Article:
After closing arguments in the murder trial of former police officer Derek Chauvin concluded on Monday, Hennepin County, Minnesota District Judge Peter Cahill denied a defense motion that he declare a mistrial because of comments made by Congresswoman Maxine Waters (D-CA) over the weekend.
Waters told a gaggle of reporters that if Chauvin is acquitted of the 2020 slaying of George Floyd that protests must continue – even intensify – until the criminal justice system stops killing unarmed Black civilians. Or, at the very least, holds cops accountable for using deadly force when it is not necessary.
“We’re looking for a guilty verdict. We’re looking for a guilty verdict, and we’re looking to see if all of the talk that took place and has been taking place after what happened to George Floyd. If nothing does not happen then we know that we’ve not only got to stay in the street but we’ve got to fight for justice,” Waters said.
“We’ve got to stay on the street, we’ve got to get more active, we’ve got to be more confrontational, we’ve got to make sure they know we mean business,” she added.
Chauvin’s defense attorney Eric Nelson argued that Waters’ remarks were unfairly prejudicial and had the potential to unfairly influence the jury, whose sequestered deliberations began on Monday.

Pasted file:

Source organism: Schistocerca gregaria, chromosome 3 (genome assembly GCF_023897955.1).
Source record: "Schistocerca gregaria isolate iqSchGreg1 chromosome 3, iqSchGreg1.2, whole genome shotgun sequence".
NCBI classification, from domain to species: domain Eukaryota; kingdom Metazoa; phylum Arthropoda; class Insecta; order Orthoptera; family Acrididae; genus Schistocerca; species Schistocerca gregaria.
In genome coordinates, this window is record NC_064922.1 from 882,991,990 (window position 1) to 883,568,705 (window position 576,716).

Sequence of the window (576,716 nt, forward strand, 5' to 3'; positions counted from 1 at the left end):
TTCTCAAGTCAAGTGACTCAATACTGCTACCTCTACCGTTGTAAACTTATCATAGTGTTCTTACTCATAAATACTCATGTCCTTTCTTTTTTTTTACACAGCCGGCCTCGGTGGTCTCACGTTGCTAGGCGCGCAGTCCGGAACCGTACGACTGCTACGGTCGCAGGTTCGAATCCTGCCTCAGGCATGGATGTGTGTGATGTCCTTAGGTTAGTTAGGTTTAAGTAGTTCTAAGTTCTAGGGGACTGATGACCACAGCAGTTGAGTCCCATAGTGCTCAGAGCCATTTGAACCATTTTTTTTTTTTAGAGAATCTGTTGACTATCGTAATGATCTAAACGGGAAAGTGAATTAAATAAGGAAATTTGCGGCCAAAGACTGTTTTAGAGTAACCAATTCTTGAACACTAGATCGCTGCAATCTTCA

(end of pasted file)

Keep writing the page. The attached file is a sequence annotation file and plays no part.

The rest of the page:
Cahill disagreed because the facts of the case were not disputed:
I’m aware of the media reports. I’m aware that Congresswoman Waters was talking specifically about this trial and about the unacceptability of anything less than a murder conviction and talking about being confrontational, but can you submit the press articles about that.
This goes back to what I’ve been saying from the beginning. I wish elected officials would stop talking about this case, especially in a manner that’s disrespectful to the rule of law and to the judicial branch and our function. I think if they want to give their opinions, they should do so in a respectful and in a manner that is consistent with their oath to the Constitution, to respect a co-equal branch of government.
Their failure to do so I think is abhorrent, but I don’t think it’s prejudiced us with additional material that would prejudice this jury. They have been told not to watch the news. I trust they are following those instructions and that there is not in any way a prejudice beyond the articles that we’re talking specifically about the facts of this case. A Congresswoman’s opinion really doesn’t matter a whole lot.
Anyway, so, motion for mistrial is denied.
Chauvin’s fate – and justice for Floyd – now rests in the hands of twelve jurors.
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Brandon is a political writer for the Hill Reporter specializing in current events, breaking news, and scientific discovery. Brandon holds a Bachelor of Music degree from Indiana University. He lives in New York City.